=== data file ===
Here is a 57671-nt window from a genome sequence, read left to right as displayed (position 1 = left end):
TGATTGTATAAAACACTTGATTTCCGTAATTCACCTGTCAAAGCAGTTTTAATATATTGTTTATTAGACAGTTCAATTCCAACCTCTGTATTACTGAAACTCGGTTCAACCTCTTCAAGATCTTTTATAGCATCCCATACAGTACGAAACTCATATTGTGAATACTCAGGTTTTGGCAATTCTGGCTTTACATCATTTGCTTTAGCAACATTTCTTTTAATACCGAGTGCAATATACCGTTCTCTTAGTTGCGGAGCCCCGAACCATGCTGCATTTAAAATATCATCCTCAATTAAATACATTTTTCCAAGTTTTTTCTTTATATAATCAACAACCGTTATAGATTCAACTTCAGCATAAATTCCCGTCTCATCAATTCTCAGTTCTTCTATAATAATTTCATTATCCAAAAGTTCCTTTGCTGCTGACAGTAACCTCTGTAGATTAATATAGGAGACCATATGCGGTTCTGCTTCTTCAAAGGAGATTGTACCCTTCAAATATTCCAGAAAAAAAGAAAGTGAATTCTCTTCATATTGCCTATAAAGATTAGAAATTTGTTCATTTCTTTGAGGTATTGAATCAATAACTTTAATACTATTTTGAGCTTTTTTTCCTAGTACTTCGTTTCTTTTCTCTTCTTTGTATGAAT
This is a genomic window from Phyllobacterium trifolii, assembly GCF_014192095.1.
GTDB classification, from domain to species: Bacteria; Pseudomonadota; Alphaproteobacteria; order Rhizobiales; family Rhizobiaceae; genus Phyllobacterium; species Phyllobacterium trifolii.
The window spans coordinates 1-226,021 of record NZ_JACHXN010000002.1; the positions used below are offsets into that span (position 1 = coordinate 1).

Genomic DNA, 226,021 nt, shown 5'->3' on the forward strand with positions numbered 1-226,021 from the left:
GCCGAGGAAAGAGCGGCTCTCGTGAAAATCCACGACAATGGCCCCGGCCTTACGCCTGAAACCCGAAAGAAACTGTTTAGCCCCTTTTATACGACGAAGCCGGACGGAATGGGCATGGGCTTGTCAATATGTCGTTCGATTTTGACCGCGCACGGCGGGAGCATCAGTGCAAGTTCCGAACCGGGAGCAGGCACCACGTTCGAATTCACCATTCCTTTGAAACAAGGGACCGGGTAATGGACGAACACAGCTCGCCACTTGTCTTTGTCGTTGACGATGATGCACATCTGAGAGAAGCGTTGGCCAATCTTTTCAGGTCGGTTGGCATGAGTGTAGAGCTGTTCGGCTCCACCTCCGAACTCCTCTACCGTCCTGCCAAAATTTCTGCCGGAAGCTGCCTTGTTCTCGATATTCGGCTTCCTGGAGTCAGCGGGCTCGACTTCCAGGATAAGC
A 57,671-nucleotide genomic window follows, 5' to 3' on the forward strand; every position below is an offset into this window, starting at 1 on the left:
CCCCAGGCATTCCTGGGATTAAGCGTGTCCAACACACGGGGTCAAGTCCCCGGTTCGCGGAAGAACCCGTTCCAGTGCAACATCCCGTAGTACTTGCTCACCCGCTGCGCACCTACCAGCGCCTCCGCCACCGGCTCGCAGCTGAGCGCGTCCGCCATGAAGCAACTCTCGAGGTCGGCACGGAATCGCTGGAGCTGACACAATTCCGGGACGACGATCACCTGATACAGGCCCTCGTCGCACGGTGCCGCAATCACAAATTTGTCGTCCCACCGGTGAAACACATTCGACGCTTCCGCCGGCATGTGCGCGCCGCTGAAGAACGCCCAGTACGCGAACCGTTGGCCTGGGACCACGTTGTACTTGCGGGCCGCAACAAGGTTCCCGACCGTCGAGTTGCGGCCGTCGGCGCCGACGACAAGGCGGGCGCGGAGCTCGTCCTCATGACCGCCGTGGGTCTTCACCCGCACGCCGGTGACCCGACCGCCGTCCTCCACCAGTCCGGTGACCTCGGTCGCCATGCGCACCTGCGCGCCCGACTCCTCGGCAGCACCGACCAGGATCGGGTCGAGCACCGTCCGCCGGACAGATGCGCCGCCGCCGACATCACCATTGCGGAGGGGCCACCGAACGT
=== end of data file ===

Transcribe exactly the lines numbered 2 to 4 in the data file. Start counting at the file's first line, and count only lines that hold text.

TGATTGTATAAAACACTTGATTTCCGTAATTCACCTGTCAAAGCAGTTTTAATATATTGTTTATTAGACAGTTCAATTCCAACCTCTGTATTACTGAAACTCGGTTCAACCTCTTCAAGATCTTTTATAGCATCCCATACAGTACGAAACTCATATTGTGAATACTCAGGTTTTGGCAATTCTGGCTTTACATCATTTGCTTTAGCAACATTTCTTTTAATACCGAGTGCAATATACCGTTCTCTTAGTTGCGGAGCCCCGAACCATGCTGCATTTAAAATATCATCCTCAATTAAATACATTTTTCCAAGTTTTTTCTTTATATAATCAACAACCGTTATAGATTCAACTTCAGCATAAATTCCCGTCTCATCAATTCTCAGTTCTTCTATAATAATTTCATTATCCAAAAGTTCCTTTGCTGCTGACAGTAACCTCTGTAGATTAATATAGGAGACCATATGCGGTTCTGCTTCTTCAAAGGAGATTGTACCCTTCAAATATTCCAGAAAAAAAGAAAGTGAATTCTCTTCATATTGCCTATAAAGATTAGAAATTTGTTCATTTCTTTGAGGTATTGAATCAATAACTTTAATACTATTTTGAGCTTTTTTTCCTAGTACTTCGTTTCTTTTCTCTTCTTTGTATGAAT
This is a genomic window from Phyllobacterium trifolii, assembly GCF_014192095.1.
GTDB classification, from domain to species: Bacteria; Pseudomonadota; Alphaproteobacteria; order Rhizobiales; family Rhizobiaceae; genus Phyllobacterium; species Phyllobacterium trifolii.